Six years ago, I balanced a single spoonful of applesauce in my hand and decided to become a nurse. That spoonful of applesauce was for my father, who lay prone in a hospital bed after suffering from a hemorrhagic stroke. My family, clustered around Dad’s bed, verbally worried about the level of care he was getting now and what he might expect in the future. We learned quickly which nurses took excellent care of my father and which nurses to be wary of.
And then one day it occurred to me: the best care my father could get was from me. I could do a better job than some of my father’s nurses—could be more compassionate and respectful towards patients and family members, I could be much more of a calming and informative presence. I took initiative. I picked up the spoon and fed my father. That one simple act launched me on the long, determined journey to become a professional, compassionate, communicative, and spirited nurse.
Today, six years after I decided to become a nurse, I am excited to begin my nursing training at Drexel University. Watching the Cherokee-sponsored “A Nurse I Am” movie reminded me of my initial resolve following my father’s stroke. I related to and was most inspired by Bob Wilkinson and Ardis Bush, both of whom embody genuine concern, safety and excellence.
Patients and their families can discern genuine concern from their medical professionals. For Bob and Ardis, genuine patient concern comes as naturally as taking a blood pressure or pushing a medication—it is at the core of who they are as nurses. Genuine concern is the hand squeezes that Ardis frequently gives her patients and in the smiles she gives when talking to patients at the bedside. Ardis has the fantastic ability to sit, listen, and provide genuine empathy as is illustrated by her visit with a coworker undergoing treatment for cancer.
Bob exhibits this concern when sitting on the bed talking to a young patient about the food she is going to get at Steak and Shake when she goes home. His care is for more than her vital signs at the moment—it is for her mental state also. I am inspired to be like these two excellent role models.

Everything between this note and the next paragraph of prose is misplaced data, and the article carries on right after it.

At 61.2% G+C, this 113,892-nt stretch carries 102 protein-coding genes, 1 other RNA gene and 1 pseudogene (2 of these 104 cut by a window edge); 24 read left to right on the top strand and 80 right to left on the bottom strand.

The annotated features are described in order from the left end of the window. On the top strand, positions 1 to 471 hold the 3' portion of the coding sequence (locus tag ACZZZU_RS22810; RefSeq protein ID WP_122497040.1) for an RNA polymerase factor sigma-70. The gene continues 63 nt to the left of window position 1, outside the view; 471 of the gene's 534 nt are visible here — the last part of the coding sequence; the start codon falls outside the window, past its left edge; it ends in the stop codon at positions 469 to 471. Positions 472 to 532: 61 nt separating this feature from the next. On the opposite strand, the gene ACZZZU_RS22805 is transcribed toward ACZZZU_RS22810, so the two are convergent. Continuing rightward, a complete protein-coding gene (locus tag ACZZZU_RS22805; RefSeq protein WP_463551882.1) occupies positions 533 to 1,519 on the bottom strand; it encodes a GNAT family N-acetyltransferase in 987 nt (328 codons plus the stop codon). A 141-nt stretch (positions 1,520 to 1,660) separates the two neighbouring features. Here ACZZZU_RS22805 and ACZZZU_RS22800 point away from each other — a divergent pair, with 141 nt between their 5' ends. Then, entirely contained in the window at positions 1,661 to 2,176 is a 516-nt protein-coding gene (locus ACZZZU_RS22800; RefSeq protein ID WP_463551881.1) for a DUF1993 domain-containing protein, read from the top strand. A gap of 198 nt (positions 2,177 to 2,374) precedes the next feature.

I believe being an excellent nurse also requires a dedication to the safety and wellbeing of our patients. Bob demonstrates that asking questions is a key ingredient to patient safety when he checks the procedure for flushing medication with his team lead before he acts. Communication is also essential to patient safety and Ardis demonstrates this when she asks a patient if he understood what the doctor was saying regarding the initial cause of his pain. She patiently walks the patient through the disease process, seeking to increase his understanding and answer his questions.
In addition to their dedication to safety, both nurses embody nursing excellence in numerous ways. To me, excellence is being a nurse who can walk with the patient and family through an illness—either to health and healing, or to a peaceful passing. It is being the RN who comes along side and says to her patients: “I have seen this process before, I have walked others through this, come and let me help you walk through it.”
Bob echoes this sentiment when talking about comforting family members: “…they are looking for you to have some kind of comfort, some kind of word of empathy, because they’re going through a great deal of stress, they’re going through the unknown…” I understand Bob’s thoughts especially well because for the last 2 years I’ve worked as a certified nursing assistant alongside a wonderful team of dedicated staff members at a hospice house.
It has been my joy to observe and learn from the hospice nurses and a privilege to walk with patients and families during the last days of life. I have seen firsthand that Bob’s approach—coming alongside patients and their families and treating them as your own—works and provides an atmosphere where excellent nursing takes place every day.
Like Bob and Ardis, I will provide my patients with excellent care and a positive healthcare experience by drawing from my own life experiences. I can still remember the fear and frustration I felt when my father was attended to by nurses whom I could tell did not care. I seek to echo Bob’s sentiments when he stated, “I fight for quality of life every day. I fight for comfort, no pain, no nausea. I fight that my fellow nurses and myself treat each one with dignity as we would want to be treated if we walked in these halls with a sick child or a sick parent.” I will be this kind of RN.
This post by Erin Harvey was originally published as part of a series: What’s it really like to be a nurse? The inspiring film “A Nurse I Am” answers that question by featuring four compassionate, caring nurse role models who are deeply committed to their patients and profession.
Every year, Cherokee Uniforms holds a scholarship program based on the film.Â Entrants are asked to write an essay in response to “A Nurse I Am,” and the 10 winners each receive a $2000 scholarship to put toward their nursing education.Â
Read more inspiring essays by the winners of A Nurse I Am Scholarship Programs here.
Sponsored by Cherokee Uniforms